On Friday, news broke about a nationwide lockdown in , which comes into effect on November 22. This was coupled with a government decision to make getting vaccinated against a legal requirement by February 2022. The result was a flood of demonstrators descending onto the streets of downtown to protest this unilateral move. My sister and I were among them.
We arrived at Rathausplatz just after noon on Saturday and were surprised to see a sizable turnout was already present. In particular, it was interesting to see people from all walks of life come together to voice their discontent with what many believe to be an authoritarian decision by our government.
In Switzerland, the COVID-19 Certificate Divides Opinions
There is no doubt that theand the resulting restrictions have caused heated debate in and around the world. It has led to rifts within households, arguments amongst friends and clashes between political opponents. Nearly two years since the outbreak of the virus, many of us are left with questions unanswered over our inalienable rights, our livelihoods and the state of our future. What is more startling is how the narrative surrounding the and its transmission has changed, leaving many skeptics wondering whether the Austrian government has our best interests at heart.
Whilst walking around before the march commenced, I noticed many women holding signs stating, “My Body, My Choice.” Before Chancellor Alexander Schallenberg’s press conference announcing the new restrictions and vaccine mandate, it seemed unfathomable that a democratic country likecould force individuals to either get vaccinated or suffer the consequences. Starting November 15, those unvaccinated were ordered to stay at home or incur a hefty fine. This was a lockdown specifically for people who chose not to receive a jab.
Despite indices tumbling considerably. My sister was surprised to hear this. “How can the policies of one small nation have such an impact on the international market?” she asked. I replied saying that many were worried that Germany and other countries in Europe would follow suit and that this would create a ripple effect.being a relatively small country, news of a national lockdown and vaccine mandate sent shivers throughout the globe. Stock markets around the world did not take the news lightly, with most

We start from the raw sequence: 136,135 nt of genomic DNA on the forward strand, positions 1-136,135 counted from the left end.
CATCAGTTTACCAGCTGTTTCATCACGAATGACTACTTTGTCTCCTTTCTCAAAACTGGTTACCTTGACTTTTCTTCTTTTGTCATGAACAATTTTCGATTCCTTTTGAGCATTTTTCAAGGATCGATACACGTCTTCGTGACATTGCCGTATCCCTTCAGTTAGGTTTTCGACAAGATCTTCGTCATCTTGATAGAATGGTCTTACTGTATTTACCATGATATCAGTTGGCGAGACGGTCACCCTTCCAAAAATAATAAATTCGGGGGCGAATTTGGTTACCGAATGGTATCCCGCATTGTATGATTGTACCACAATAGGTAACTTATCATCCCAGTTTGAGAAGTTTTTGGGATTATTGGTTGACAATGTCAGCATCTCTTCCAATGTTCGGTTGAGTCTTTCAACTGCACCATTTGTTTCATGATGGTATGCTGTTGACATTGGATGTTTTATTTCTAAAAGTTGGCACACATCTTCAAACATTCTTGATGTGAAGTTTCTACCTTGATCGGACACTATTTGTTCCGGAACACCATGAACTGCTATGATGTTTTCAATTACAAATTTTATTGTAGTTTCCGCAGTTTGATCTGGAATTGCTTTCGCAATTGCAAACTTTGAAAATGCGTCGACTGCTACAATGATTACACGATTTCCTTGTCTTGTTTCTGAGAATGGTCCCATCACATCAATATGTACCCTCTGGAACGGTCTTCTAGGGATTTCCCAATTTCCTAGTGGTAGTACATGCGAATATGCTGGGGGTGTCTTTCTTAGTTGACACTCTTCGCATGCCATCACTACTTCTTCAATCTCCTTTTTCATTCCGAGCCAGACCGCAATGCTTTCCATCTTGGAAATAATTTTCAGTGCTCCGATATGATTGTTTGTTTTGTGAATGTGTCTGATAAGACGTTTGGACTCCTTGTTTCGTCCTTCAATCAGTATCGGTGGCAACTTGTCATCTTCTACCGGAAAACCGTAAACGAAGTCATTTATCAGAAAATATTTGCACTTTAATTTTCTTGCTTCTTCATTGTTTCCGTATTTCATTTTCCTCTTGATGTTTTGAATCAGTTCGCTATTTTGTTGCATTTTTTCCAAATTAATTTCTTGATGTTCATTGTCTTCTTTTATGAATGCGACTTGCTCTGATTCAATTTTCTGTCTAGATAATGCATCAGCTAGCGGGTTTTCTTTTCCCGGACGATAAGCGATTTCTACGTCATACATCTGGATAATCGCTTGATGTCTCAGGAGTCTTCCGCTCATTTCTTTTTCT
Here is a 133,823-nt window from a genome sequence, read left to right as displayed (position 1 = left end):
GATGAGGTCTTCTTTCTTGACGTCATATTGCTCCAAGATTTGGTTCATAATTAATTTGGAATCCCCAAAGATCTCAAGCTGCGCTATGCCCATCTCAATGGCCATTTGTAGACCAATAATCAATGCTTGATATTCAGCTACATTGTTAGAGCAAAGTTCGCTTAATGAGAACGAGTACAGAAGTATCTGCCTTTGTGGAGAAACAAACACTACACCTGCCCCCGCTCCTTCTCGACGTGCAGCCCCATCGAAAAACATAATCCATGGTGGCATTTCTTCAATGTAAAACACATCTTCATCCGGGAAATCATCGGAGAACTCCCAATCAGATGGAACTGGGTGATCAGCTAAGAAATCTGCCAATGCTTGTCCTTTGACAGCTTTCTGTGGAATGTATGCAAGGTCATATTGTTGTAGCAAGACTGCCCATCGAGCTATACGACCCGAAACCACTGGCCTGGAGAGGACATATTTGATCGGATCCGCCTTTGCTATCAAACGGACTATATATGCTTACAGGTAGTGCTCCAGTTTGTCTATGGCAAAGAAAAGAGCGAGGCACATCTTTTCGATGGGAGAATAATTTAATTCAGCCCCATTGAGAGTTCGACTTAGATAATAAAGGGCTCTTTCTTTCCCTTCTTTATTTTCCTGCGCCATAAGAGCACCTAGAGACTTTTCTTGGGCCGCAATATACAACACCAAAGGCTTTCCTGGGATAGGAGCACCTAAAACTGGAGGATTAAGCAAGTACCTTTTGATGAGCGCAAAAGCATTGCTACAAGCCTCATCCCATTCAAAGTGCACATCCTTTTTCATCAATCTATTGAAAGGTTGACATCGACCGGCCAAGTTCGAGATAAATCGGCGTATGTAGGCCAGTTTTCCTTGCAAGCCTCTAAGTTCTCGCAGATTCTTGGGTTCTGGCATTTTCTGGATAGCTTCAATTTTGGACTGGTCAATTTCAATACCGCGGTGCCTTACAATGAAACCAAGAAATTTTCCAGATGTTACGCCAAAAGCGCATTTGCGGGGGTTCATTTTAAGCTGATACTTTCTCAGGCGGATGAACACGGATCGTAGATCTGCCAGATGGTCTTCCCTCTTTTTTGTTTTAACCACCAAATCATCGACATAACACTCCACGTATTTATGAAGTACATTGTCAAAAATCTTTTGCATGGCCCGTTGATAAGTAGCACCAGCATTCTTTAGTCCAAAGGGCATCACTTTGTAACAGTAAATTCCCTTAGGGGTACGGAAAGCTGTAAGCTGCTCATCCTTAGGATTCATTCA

When the rollout of vaccines began at the beginning of 2021, many were optimistic that it was the beginning of the end for restrictions placed on our lives and that some degree of normalcy could return. Pharmaceutical companies such as Pfizer and Moderna touted their two-dose vaccines to be over 90% effective in preventing the transmissibility of the virus, and governments were quick to encourage people to get their first jab immediately.
However, as the stated in July that the dominant Delta variant is far more contagious than previous strains and everyone will inevitably get it. Despite this, many governments around the world argued that a vaccine was paramount in slowing down the spread of the virus and that this was the soundest policy to embrace.inevitably mutated into thousands of strains, as all viruses do, this efficacy rate was now in question. US President Joe Biden’s former senior adviser for COVID response, Andy Slavitt,
Yet data collected by Johns Hopkins University seems to indicate otherwise. South Korea, which has vaccinated 80% of its population, has seen a considerable surge in cases. The situation is similar in the United Kingdom and Israel, which have comparably high percentages of their population vaccinated. A year-long study recently revealed that those vaccinated are just as likely to transmit the virus as those who are unvaccinated.
This begs the question: Are vaccines the solution in controlling the spread of theand stopping the global pandemic? Also, why are so many governments adamant and unrelenting in getting their populations vaccinated?